VOICES Ideas and Insight From Explorers
Tag archives for mating
Max Allen – Santa Cruz Puma Project Pumas are cryptic carnivores that are among the most difficult animals to observe in the wild. Studying these cryptic animals is often challenging, and it is especially hard to study courtship between males and females. One aspect of my research revolves around using motion-triggered cameras to understand how…
National Geographic filmmaker Bob Poole encounters a giant bull elephant at the worst possible time … mating season. During this time male elephants are known for their aggressive and territorial nature, and Poole may be too close for comfort.
After video of kickboxing kangaroos went viral last week, we take a closer look at more of nature’s impressive fighters.
A poison dart frog from Peru that mimics its neighbors in incredible detail is evolving into a new species, scientists believe.
A female fly’s previous sexcapades can have a profound effect on how her future children look, redefining the way scientists think about inheritance in insects.
Are wood roaches different than cockroaches? Do killer whales usually attack in groups? See this week’s Ask Your Weird Animal Questions.
Bigger males may get a lot of attention, but sometimes being smaller and having a different strategy is more successful when it comes to mating.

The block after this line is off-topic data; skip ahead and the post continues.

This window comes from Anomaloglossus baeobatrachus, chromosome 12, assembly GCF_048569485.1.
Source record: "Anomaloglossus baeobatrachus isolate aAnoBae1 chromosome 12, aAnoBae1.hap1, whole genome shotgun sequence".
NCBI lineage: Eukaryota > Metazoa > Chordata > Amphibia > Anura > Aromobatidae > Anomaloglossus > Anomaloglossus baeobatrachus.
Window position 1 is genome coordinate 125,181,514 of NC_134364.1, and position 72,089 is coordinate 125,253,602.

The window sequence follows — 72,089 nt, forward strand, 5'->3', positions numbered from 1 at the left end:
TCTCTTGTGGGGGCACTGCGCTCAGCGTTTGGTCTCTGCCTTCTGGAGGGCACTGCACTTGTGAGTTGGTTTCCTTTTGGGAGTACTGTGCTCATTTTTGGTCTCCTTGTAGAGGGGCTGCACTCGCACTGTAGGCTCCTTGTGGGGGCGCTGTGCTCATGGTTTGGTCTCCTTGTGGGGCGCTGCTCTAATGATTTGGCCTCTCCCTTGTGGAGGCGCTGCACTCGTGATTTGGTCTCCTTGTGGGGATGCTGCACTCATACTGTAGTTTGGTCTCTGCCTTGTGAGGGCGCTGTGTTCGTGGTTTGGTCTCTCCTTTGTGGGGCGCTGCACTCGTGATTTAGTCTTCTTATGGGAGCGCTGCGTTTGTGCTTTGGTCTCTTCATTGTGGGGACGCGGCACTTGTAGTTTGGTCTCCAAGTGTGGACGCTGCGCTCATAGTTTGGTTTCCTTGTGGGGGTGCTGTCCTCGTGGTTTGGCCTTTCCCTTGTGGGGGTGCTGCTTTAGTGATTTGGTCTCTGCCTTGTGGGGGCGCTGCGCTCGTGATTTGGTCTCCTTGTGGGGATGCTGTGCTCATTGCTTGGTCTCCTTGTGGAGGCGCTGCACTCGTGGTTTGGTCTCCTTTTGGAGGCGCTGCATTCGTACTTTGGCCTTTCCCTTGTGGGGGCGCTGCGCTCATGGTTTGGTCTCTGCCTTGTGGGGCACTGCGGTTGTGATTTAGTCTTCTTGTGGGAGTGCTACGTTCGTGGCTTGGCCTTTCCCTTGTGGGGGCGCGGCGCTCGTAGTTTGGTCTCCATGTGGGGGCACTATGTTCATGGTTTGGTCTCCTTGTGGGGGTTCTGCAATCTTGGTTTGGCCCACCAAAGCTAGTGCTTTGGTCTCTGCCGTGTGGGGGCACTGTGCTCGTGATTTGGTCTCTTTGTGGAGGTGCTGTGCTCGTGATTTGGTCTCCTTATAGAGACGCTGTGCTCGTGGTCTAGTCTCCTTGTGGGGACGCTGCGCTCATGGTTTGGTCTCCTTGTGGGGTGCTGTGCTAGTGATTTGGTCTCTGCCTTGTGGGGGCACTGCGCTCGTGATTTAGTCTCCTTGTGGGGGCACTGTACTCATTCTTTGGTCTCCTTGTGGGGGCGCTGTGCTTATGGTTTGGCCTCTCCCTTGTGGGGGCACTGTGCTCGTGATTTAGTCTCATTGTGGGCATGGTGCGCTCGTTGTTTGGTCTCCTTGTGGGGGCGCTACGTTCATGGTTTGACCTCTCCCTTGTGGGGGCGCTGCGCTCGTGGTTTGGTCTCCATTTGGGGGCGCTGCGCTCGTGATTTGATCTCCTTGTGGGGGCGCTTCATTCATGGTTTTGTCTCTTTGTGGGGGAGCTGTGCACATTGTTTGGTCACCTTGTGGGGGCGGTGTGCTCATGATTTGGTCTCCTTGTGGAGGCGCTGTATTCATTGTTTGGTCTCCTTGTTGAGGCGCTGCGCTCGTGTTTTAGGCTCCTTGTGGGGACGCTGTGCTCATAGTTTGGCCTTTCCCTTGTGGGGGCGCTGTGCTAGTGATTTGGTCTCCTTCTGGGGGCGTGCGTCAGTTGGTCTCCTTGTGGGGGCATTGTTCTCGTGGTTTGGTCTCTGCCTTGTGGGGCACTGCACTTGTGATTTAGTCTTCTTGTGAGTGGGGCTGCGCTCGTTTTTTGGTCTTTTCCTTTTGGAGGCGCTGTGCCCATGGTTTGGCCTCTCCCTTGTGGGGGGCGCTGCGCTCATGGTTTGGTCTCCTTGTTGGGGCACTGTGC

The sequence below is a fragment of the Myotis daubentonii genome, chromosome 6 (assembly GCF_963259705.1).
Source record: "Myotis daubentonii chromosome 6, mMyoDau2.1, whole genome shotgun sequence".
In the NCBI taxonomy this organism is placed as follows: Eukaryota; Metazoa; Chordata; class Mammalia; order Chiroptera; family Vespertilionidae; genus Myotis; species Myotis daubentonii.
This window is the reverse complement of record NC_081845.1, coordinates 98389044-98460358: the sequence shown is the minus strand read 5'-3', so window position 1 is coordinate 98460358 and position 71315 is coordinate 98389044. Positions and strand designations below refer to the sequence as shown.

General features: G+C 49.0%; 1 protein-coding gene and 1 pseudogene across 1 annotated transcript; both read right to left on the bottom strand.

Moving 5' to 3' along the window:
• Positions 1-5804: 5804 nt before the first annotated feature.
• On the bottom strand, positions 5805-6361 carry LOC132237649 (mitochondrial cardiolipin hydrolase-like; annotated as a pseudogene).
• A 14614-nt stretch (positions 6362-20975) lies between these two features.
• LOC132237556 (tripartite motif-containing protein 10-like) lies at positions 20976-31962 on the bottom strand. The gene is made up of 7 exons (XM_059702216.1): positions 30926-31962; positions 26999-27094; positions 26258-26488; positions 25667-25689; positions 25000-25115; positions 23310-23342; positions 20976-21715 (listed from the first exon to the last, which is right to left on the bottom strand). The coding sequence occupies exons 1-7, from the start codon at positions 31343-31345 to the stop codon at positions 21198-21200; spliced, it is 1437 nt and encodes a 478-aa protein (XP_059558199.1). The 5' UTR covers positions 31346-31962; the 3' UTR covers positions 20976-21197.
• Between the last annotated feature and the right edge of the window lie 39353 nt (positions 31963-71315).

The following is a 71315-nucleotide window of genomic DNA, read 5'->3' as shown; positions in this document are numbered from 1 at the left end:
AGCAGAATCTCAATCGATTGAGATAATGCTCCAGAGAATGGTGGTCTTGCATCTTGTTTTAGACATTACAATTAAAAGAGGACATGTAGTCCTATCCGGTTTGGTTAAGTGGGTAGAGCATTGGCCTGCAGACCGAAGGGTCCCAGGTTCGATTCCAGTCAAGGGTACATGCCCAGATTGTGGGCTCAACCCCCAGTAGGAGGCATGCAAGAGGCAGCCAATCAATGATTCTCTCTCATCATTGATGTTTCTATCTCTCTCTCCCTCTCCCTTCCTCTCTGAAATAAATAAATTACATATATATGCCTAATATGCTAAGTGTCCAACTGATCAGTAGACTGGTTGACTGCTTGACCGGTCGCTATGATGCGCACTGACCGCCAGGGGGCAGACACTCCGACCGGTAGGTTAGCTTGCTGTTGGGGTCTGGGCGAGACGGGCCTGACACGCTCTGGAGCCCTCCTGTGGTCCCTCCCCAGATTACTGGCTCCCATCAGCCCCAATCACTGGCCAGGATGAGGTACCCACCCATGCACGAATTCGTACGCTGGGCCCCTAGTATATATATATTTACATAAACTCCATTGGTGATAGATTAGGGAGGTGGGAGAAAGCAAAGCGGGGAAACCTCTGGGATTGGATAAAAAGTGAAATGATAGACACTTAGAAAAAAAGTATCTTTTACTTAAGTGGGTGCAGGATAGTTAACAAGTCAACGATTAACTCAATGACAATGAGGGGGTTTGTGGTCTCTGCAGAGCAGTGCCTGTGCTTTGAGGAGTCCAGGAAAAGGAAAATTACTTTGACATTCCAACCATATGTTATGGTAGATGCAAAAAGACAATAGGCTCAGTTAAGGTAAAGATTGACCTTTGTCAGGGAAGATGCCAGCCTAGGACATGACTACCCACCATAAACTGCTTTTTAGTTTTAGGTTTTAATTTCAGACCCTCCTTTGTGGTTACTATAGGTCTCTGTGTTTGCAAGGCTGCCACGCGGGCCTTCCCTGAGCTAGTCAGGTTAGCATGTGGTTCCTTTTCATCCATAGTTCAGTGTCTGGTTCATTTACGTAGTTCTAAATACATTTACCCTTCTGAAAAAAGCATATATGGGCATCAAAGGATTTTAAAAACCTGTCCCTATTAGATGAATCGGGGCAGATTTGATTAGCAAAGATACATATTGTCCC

In the first identified case of “killer sperm,” females that mate with males of another species can become sterile or even die, a new study says.
How sexes evolved in the first place has been a lasting mystery in biology. Thanks to some transgender algae, scientists may have cracked this evolutionary whodunit.
Scientists have revealed new discoveries about mating plugs, which dwarf male spiders insert into females to keep out rival sperm.
Three new species of katydid found in South American rain forests produce the animal kingdom’s highest pitched mating call, according to a new study.
A new species of frog with some bizarre mating rituals has been discovered in India, a new study says.
The spectacular haul more than doubles the number of Indian dancing frogs, a family named for the bizarre courtship displays of their foot-waving males.
These normally monogamous birds sometimes call it quits and move on to new partners—nearly a quarter of the time, a new study says.